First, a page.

And then he reminded me that he, too, once flew such planes.  He told me it’s been 40 years since he’s taken the pilot’s seat.  Flashback:  I am about 14 or 15 years old, summertime, out for a day with Dad.  We played handball on the courts at the school where he was a driver education teacher, got haircuts, and had lunch before he took me out to the airport and showed me a Cessna up close.  He wanted me to get in and go for a spin, but I was petrified and refused.  He was disgusted.  My mother had forbidden me to ever go up with my father, for fear we’d both be killed.  She was unhappy with his hobby and, eventually, forbid him from going up either.  I still remember how upset he was.  Unfortunately, it was not the only time that he agreed to give up dreams to satisfy her.

I thought this was all in the distant past.  Until Saturday night, when Dad confessed that he’d been surfing the web to look at planes for some time now, and that he’d like to purchase one.  He reminded me that pilot licenses never expire.  He might have to go up with an instructor once to show he still knows how to do it, he suggested.  And then he really got into it, explaining that planes, like cars, have fancy electronics now that didn’t exist back when he flew.  “GPS was science fiction,” he told me.  You had to plot out your route and map it out with a pencil on the chart.

My father is correct that many things have changed in 40 years, with technology not the least of it.  But one thing that undoubtedly has not changed is my mother’s attitude.  I was too cowardly to ask how he intends to get over that particular obstacle.  Could it be that he’s finally reached an age at which he’s daring enough to defy her fiery will?

“They say young men have dreams and old men have memories,” he said.  “I’ve got news for you.  Old men have dreams, too.”

Dip a wing when you fly over our house, Dad.  Just like you did when I was a kid.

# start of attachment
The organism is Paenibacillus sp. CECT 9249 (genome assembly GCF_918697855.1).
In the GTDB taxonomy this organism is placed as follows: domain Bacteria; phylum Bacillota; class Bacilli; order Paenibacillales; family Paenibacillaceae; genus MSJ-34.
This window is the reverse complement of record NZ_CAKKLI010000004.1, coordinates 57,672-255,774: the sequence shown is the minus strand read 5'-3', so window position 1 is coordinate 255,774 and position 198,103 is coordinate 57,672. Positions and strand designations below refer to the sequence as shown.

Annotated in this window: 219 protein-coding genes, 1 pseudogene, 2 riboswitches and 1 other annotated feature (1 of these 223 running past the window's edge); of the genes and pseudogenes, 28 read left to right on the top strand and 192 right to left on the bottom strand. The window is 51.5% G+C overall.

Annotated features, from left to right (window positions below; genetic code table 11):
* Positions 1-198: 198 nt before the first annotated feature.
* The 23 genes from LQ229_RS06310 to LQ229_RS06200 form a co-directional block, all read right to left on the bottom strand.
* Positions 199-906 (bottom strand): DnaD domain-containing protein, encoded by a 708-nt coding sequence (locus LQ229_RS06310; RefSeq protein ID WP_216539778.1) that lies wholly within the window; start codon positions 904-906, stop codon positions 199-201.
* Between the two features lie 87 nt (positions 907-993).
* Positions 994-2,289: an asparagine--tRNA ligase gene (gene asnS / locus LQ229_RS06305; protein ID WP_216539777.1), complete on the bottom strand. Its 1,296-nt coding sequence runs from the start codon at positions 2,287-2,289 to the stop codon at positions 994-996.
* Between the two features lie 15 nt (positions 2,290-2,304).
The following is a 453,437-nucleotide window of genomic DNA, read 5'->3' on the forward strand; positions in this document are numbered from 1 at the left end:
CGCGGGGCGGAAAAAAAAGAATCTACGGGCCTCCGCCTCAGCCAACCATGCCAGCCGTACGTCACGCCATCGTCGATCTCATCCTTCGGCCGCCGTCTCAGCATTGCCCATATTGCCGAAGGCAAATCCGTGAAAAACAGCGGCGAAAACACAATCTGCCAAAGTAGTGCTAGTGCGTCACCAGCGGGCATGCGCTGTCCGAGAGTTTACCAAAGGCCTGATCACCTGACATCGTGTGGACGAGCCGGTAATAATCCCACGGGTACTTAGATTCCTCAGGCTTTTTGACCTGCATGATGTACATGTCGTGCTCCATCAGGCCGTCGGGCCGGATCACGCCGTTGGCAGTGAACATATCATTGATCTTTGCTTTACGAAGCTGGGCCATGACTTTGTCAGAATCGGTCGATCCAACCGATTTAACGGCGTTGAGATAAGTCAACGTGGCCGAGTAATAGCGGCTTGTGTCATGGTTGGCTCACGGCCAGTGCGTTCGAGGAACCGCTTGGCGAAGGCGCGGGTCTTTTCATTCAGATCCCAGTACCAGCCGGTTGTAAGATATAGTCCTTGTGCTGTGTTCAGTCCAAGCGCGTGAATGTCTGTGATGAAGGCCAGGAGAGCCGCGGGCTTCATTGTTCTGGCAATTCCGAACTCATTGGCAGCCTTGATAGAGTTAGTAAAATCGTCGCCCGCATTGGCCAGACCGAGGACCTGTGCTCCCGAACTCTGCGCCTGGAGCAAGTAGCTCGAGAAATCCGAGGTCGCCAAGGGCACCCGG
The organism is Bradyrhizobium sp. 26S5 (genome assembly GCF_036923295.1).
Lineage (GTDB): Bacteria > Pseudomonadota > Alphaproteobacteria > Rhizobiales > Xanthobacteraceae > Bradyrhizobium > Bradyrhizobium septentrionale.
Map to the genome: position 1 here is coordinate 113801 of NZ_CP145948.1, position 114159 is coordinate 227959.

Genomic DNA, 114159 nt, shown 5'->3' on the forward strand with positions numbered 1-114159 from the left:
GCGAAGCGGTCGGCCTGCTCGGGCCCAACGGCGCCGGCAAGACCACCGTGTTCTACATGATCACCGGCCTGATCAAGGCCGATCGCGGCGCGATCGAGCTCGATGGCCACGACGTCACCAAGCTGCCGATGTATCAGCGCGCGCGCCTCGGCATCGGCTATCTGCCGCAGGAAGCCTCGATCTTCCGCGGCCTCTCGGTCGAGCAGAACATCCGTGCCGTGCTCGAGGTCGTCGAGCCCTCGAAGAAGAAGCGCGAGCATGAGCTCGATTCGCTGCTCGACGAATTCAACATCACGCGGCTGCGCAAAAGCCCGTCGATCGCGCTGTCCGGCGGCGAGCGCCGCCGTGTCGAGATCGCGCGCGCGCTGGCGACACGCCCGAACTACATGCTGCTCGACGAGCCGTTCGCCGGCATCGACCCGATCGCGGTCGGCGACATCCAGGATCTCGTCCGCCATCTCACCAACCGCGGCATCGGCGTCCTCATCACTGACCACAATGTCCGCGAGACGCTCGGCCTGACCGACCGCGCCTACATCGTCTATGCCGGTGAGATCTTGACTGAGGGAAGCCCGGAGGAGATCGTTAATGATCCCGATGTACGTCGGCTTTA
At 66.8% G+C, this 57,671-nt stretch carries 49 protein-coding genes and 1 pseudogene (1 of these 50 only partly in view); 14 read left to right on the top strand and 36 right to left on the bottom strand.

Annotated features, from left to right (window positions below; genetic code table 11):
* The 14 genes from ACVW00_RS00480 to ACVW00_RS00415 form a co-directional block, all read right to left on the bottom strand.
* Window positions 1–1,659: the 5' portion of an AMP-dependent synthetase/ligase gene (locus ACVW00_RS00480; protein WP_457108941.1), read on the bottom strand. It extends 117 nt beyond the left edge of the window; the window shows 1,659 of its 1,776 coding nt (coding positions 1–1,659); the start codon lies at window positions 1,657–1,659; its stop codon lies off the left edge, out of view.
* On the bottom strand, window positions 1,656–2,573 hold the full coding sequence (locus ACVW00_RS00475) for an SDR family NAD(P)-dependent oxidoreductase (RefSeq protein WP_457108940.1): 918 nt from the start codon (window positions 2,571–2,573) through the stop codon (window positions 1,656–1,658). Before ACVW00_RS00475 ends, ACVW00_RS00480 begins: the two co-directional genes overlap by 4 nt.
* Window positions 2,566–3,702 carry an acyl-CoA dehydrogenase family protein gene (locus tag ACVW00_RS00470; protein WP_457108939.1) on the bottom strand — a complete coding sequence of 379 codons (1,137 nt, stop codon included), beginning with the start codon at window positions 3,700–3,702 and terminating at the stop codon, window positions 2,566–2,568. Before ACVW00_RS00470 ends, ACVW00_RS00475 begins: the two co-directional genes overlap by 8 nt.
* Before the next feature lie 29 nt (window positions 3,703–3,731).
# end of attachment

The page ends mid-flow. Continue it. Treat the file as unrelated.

I’ll be watching for you.

SF Bay Sunrise

Sunrise over San Francisco Bay

Triple Jeopardy

There are times when your dream doesn’t seem to be coming true no matter how much you work toward it and how hard you wish for it.  You can pray about it, and sometimes the answer is not a resounding rejection, but simply a “not now.”  It may not be the right time yet.  And everyone knows that good things are worth waiting for.

However, I find it much harder to deal with an answer to prayer that appears to be “too late.”  It’s  one thing to have to wait for years to achieve your goal, but it’s quite another to realize that your time has passed.  “Could have beens” are rather sad, which likely accounts for the popularity of YOLO and “no regrets.”  Indeed, it can be difficult to watch someone slogging away at something that might have been achieved years ago but no longer has any reasonable chance of coming to fruition.  Most painful of all is when the person whom you’re watching struggle in vain is none other than yourself.

Then there are those of us whose motto seems to be “never say die.”  Fool that I am, I count myself among them.

Thus, a couple of weeks ago I went merrily off to register to take a test to become a contestant on the TV quiz show Jeopardy!  Um, for the third time.  I told you, some people just don’t know when to quit.

A famous saying posits that taking the same unsuccessful action time and again and expecting a different result is indicative of insanity.  So call me crazy.  I am one of those suckers who appears undeterred by the statistical unlikelihood of winning the Power Ball, video poker in Reno and a place as a contestant on a well-known quiz show.